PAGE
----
How to become a Set & Exhibit Designer

Do you spend more time looking at scenery than good-looking actors? Does a design that draws you in leave you breathless? We’re willing to bet you’d enjoy working as a set and exhibit designer!

Job Overview

Set and exhibit designers plan spaces for film, television, theatrical and museum usage. You will analyze scripts or items to be displayed to determine the requirements, develop a best usage plan for available space and create budgets.  You consider time in history, season, time of day, location, lighting available, the message to be conveyed and the audience in your design. Exhibit designs are increasingly interactive to draw audiences into the exhibit experience. Traveling exhibits must break down and ship well.

Requirements and Qualifications

$46,680
Bachelor's Degree
None
None
11,700
10%
1,200
Find Related CareersSOURCE: US Bureau of Labor Statistics

As a set and exhibit designer, you will need to have flexible hours. Though some designers work full-time at one company for a number of years, an increasing number go from project to project, sometimes with unemployed periods between them, which you may want to consider when planning salary requirements.  Good qualities you will develop for this career path include creativity, teamwork, problem-solving and computer design skills.

Typical Education

To pursue a career in set and exhibit design, you’ll need a bachelor’s degree in theater, scenic design or set design, though a few designers have come to this career as actors. The National Association of Schools of Art and Design and the National Association of Schools of Theater provide accreditation to theater and design schools across the country.

Steps to Become a Set and Exhibit Designer

Once you’ve finished a bachelor’s degree in a related field, you can begin pursuing a job in this position. Most educational programs give you the opportunity to work on projects to develop a professional portfolio, making you hirable upon graduation.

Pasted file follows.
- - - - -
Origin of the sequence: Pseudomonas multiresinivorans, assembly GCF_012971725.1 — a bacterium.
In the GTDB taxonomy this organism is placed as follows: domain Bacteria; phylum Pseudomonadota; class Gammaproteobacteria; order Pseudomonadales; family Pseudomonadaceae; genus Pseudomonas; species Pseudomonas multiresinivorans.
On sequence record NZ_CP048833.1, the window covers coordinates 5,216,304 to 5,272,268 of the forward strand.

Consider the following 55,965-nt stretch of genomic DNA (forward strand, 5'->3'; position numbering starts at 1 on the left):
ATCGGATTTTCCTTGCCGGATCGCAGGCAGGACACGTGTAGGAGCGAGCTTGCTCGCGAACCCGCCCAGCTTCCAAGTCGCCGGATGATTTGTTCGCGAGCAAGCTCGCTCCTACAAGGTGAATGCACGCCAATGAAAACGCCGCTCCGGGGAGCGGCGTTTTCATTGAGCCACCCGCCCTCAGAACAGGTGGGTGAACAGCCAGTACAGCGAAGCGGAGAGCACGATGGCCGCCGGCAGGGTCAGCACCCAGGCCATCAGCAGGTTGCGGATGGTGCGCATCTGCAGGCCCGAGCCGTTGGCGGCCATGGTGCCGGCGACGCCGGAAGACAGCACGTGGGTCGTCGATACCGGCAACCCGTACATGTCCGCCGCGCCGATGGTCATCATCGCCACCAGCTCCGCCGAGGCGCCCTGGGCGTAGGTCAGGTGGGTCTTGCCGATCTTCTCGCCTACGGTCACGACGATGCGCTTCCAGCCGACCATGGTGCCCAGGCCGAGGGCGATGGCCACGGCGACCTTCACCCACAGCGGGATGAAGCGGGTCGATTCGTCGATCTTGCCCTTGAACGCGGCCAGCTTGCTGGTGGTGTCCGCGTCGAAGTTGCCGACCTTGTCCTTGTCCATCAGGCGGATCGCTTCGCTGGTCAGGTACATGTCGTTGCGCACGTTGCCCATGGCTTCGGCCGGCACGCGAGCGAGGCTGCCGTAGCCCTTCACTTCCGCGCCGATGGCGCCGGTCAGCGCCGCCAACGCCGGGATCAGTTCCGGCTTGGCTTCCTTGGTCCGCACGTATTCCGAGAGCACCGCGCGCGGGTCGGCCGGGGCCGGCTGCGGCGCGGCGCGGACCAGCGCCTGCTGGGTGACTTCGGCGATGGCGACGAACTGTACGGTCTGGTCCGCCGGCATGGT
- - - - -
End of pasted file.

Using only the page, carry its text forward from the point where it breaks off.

Similar Jobs

Is set and exhibit design not quite your cup of tea? Here are some related fields you may be interested in exploring:

  • If you want to design in larger scale, architects design and plan buildings and other structures.
  • Art directors are a great way to go if you want to do more to unify the entire production’s artistic flavor.
  • Craft and fine artists create artistic pieces for sale or show using a large variety of materials and techniques.
  • Fashion designers create ideas for new clothing styles, accessories and footwear by sketching designs, selecting fabrics and trims and writing assembly instructions.
  • Conveying concepts, ideas or inspiration in a visual format by hand or using software is the job of a graphic designer.
  • Do you have great product ideas? Industrial designers develop concepts to help create new manufactured items.
  • Interior designers remake existing or deign new ideas for safe, functional and beautiful indoor spaces.
  • Landscape architects provide planning and design for outdoor spaces such as parks, paths, airports and similar areas.
  • Multimedia artists and animators are responsible for creating models, special effects or two- and three-dimensional animation for a variety of media.

Salary

Set and exhibit designers make about 10% more than other career paths in similar categories at $46,680 per year. Though they typically work full-time, evening, holiday work or last-minute design changes in an exhibit means their work hours must be flexible.

Job Outlook

It’s expected that set and exhibit design job opportunities will continue at the same average rate of growth for all occupations at 10% over the next decade. Set and exhibit designers who work primarily in designing exhibits for museum spaces will see a 17% raise in opportunities as museums continue to narrow their focus to more specific areas. As more organizations require independent contractors rather than full time employees, the opportunity rate for freelancers is expected to rise by 27% over the next ten years.

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